Written by: Tendai Chitsike
Article source: JOY! Magazine

Today’s children are facing huge challenges to their faith that were not present even a generation ago. To be sure, we have always had to contend with the lust of the flesh, the lust of the eyes, and the pride of life. But what we are currently witnessing is a more direct assault on the faith of young people.

Various discipline methods have been outlawed both at home and at school, with the results of this shocking those of previous generations. Unfiltered and unmonitored social media is increasingly available to the very young. It is no longer uncommon for children under the age of thirteen to possess their own smartphone. Children are no longer viewed as belonging solely to their parents, but are increasingly seen as belonging to both school and state.

Will the next generation be discipled to love and follow Jesus?
Climate alarmism and other social justice causes now unashamedly see children as their target market. Within the teaching curriculum, a Christian worldview has been erased in favour of secular humanism. Christian young adults thus emerge from school completely oblivious to the uniquely life-changing impact of Christianity. Critical race theory and transgenderism have also begun to make inroads in several schools, including some of those that profess to be Christian. It is no longer uncommon for school sport to consume the entire weekend, including Easter. Married couples are often spread thin, working long hours, and increasingly working in different localities, leaving Netflix as the stay-at-home parent. In all of this, we must ask ourselves: with everything they face, will the next generation be discipled to love and follow Jesus?

Radical shifts in society
The first thing to do in trying to answer this is to recognise the radical shifts that have taken place within a generation. Admittedly, there are some positives at present when compared with past ages. To simply be a Christian in name no longer gives the bearer the same cultural respectability as it would previously. As a result, those who are not truly invested in the faith are now dissociating from Christianity, resulting in greater clarity as to who the Christians really are. Nevertheless, a few decades ago, there was no social media bullying, transgenderism did not exist, marriage was between male and female, and the culture – while not necessarily being made up of Christians per se – was certainly more accommodating towards Christianity in the public arena. All these changes are not without consequence. The widely respected polling firm, the Barna Group, consistently records that the younger generations of Christians are far less likely to hold to a Biblical Worldview than older ones.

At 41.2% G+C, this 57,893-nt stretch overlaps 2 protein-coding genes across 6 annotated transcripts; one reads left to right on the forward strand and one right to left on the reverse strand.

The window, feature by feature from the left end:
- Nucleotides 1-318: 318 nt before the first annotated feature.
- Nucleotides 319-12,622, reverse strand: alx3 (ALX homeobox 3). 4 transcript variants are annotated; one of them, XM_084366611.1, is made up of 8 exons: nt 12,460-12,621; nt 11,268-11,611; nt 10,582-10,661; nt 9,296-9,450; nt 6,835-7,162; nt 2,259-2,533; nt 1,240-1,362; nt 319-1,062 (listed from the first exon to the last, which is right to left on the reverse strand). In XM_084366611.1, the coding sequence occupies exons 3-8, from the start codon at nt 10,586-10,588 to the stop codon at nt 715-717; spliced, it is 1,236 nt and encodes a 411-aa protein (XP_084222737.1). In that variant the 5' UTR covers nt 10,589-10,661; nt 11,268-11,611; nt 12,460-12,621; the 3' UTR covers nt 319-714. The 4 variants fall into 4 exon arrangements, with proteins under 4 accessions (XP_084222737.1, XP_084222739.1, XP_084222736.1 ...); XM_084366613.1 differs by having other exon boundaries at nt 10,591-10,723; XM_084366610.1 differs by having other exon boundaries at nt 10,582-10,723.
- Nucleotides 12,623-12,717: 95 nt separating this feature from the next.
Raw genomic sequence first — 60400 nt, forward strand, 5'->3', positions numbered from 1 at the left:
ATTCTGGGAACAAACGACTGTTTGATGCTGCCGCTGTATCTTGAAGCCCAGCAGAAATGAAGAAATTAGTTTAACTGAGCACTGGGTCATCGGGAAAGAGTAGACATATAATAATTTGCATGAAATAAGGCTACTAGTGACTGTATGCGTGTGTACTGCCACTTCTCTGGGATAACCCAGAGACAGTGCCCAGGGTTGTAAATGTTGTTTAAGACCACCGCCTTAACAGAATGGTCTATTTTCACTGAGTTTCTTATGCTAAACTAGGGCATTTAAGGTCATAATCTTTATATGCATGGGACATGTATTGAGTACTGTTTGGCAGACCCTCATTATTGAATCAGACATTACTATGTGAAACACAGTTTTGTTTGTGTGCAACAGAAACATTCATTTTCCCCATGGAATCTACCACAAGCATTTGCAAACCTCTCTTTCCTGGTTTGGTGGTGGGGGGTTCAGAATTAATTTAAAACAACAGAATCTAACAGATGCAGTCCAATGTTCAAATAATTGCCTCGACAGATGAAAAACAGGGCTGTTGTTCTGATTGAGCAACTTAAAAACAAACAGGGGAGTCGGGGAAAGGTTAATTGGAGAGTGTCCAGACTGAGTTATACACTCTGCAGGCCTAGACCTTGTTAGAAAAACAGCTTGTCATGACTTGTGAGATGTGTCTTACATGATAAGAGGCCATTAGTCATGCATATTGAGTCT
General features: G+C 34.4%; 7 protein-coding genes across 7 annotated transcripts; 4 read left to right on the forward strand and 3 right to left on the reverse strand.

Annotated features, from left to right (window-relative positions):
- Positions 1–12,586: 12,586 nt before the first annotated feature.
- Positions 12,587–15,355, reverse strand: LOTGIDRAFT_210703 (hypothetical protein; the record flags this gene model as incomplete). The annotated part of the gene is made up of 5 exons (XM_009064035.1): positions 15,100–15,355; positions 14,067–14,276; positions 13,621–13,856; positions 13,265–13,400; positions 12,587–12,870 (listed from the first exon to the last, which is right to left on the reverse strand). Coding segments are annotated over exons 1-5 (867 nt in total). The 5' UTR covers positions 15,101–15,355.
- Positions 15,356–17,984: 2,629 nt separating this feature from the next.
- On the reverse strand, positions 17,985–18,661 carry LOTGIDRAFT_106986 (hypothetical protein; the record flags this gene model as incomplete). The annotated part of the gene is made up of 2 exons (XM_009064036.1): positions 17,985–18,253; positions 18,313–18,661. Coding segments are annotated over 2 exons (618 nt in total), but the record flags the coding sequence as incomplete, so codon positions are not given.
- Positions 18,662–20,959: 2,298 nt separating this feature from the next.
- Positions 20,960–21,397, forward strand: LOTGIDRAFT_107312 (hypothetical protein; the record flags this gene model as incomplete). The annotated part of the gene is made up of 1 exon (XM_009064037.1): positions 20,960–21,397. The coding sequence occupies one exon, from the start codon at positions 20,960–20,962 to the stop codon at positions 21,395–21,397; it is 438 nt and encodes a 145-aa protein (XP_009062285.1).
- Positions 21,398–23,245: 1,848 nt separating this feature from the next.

Make use of resources that are available
Secondly, we must make use of resources that help us and the next generation navigate their way in a post-Christian era. Christian author and apologist Natasha Crain has developed some effective material in this regard, most notably with her latest book entitled Faithfully Different. With our own lives, we must also be willing to make counter-cultural sacrifices to pass on the baton of faith. A friend of mine left her high-flying job because her kids hardly saw her. Her new position offered a much lower salary, but she could see her children again and be the primary influence in their lives. Today, by God’s grace, both of her children have a robust faith of their own, but sacrifice was involved to get them there.

Above all, we must put our hope in the God of Shadrach, Meshach, and Abednego, who enabled these Hebrew men to stand in a pagan empire, and enables us to do the same in this one.

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Date published: 21/06/2022
Tendai Chitsike – Pastor of Every Nation Church in Makhanda. Email: engrahamstown@gmail.com

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